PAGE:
An SEO’s Bill of Rights
In an effort to provide clarity between SEOs and their clients, I created a bill of rights for SEO clients. This post covers the bill of rights for the SEOs.
Receive payment from the client for entire amount contracted.
Collect payment from the client on-time.
Not to allow the client to place a “hold” on their account.
Charge the client for services that fall outside the scope of the contract.
Expect their recommendations get implemented in a timely manner.
Not justify every minute spent. (Unless client pays hourly.)
Not spend too much time “reporting” to the client.
Revoke deliverable work performed due to client’s non-payment.
Suspend client’s account if needed.
Cancel client services.
If clients and SEOs agree on these expectations, there should never be a dissatisfied client! You can also read the historical documents from which this post originated.
Stoney deGeyter is the President of Pole Position Marketing, a leading search engine optimization and marketing firm helping businesses grow since 1998. Stoney is a frequent speaker at website marketing conferences and has published hundreds of helpful SEO, SEM and small business articles.
If you’d like Stoney deGeyter to speak at your conference, seminar, workshop or provide in-house training to your team, contact him via his site or by phone at 866-685-3374.
Stoney pioneered the concept of Destination Search Engine Marketing which is the driving philosophy of how Pole Position Marketing helps clients expand their online presence and grow their businesses. Stoney is Associate Editor at Search Engine Guide and has written several SEO and SEM e-books including E-Marketing Performance; The Best Damn Web Marketing Checklist, Period!; Keyword Research and Selection, Destination Search Engine Marketing, and more.
Stoney has five wonderful children and spends his free time reviewing restaurants and other things to do in Canton, Ohio.
The differentiation you’ve made between SEOs’ and clients’ bills of rights is admirable. And so are the parallels. I especially like the voluntary termination of contract clause (#10) empowering both sides seeking other options.
You hit the nail on the head with number 5. I know that some clients are reluctant to implement changes, but isn’t that why you hired my firm? If you are going to fight me on every point, then you’re just wasting your money and my time!
Awesome post Stoney. I’m thinking I need to print this off and give to each one of my clients….lol.
It definitely makes sense to make sure each one of these points is integrated into your contracts, if you offer SEO services.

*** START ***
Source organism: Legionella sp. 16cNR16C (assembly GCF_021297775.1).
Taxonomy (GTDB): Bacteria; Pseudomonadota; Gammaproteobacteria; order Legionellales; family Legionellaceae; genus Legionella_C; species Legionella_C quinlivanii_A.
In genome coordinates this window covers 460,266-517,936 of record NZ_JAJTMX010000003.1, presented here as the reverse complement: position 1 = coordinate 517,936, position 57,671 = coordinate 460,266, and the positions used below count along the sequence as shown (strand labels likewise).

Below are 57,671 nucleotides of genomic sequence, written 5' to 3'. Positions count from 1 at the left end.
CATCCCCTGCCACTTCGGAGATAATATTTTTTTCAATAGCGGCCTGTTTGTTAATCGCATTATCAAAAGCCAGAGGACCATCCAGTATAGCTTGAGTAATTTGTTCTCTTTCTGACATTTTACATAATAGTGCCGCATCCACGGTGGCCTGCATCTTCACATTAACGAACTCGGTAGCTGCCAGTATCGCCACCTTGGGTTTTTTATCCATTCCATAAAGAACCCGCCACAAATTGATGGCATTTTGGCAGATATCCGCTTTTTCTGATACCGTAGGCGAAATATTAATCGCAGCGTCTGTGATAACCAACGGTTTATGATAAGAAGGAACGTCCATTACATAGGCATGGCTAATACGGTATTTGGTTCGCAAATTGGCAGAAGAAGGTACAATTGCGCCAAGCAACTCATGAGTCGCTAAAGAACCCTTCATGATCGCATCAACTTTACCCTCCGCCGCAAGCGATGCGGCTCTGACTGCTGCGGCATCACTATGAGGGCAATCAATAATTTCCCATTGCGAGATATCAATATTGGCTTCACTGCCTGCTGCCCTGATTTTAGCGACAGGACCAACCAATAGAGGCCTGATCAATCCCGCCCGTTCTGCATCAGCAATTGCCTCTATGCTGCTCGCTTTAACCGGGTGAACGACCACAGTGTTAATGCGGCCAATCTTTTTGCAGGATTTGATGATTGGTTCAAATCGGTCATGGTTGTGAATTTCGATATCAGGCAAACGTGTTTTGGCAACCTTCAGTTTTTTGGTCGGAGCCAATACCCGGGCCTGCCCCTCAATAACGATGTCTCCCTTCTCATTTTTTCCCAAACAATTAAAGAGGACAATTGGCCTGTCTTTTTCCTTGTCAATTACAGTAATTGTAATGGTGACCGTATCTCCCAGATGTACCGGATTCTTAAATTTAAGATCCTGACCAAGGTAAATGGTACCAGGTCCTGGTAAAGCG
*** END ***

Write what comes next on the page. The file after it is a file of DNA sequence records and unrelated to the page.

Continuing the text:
Some excellent points Stoney! I have most of these covered in the my contract though, very clearly spelled out along with early termination fees.
This is some great information though, thanks for sharing.
Contract are very important but sadly allot of people either ignore them just to get the work or have something thats as 30 pages long and put the client off.
This is a really great list. I’ve personally encountered 90% of these issues. If all SEO’s would abide by this “Bill of Rights” we could maintain our margins for some time to come.
Great list Stoney! How about 99% Ryan?:-)
Great post Soney. So true. Hard to find a real good company or team. David yes i will agree with you 99% 🙂
Didnt know an SEO company has so many rights.
Many times when the customer delay our payment, it is really tough on SEO company. I think the late payment charge imposed can have a great impact on how we got our money back.
Great article as usual!
I find the most difficult part is managing the expectations of a client. They think their rankings and traffic should automatically improve every month otherwise you are doing something wron. No matter how much we try to educate clients, they somehow expect us to control the search engines? How do others manage client expectations, anyone have any tips?
Sure just provide them estimates you know you can beat. If it will take 1 month say it will take 3. Then you amaze them when it’s done in 1. Over deliver by setting the right expectations from the start. Don’t promise unrealistic stuff just to win jobs.
You can avoid almost all these issues by charging SEO clients upfront. Because it is an intangible service that many business owners don’t understand many people get reluctant when it comes time to whip out the check book. Charge upfront and avoid these issues.
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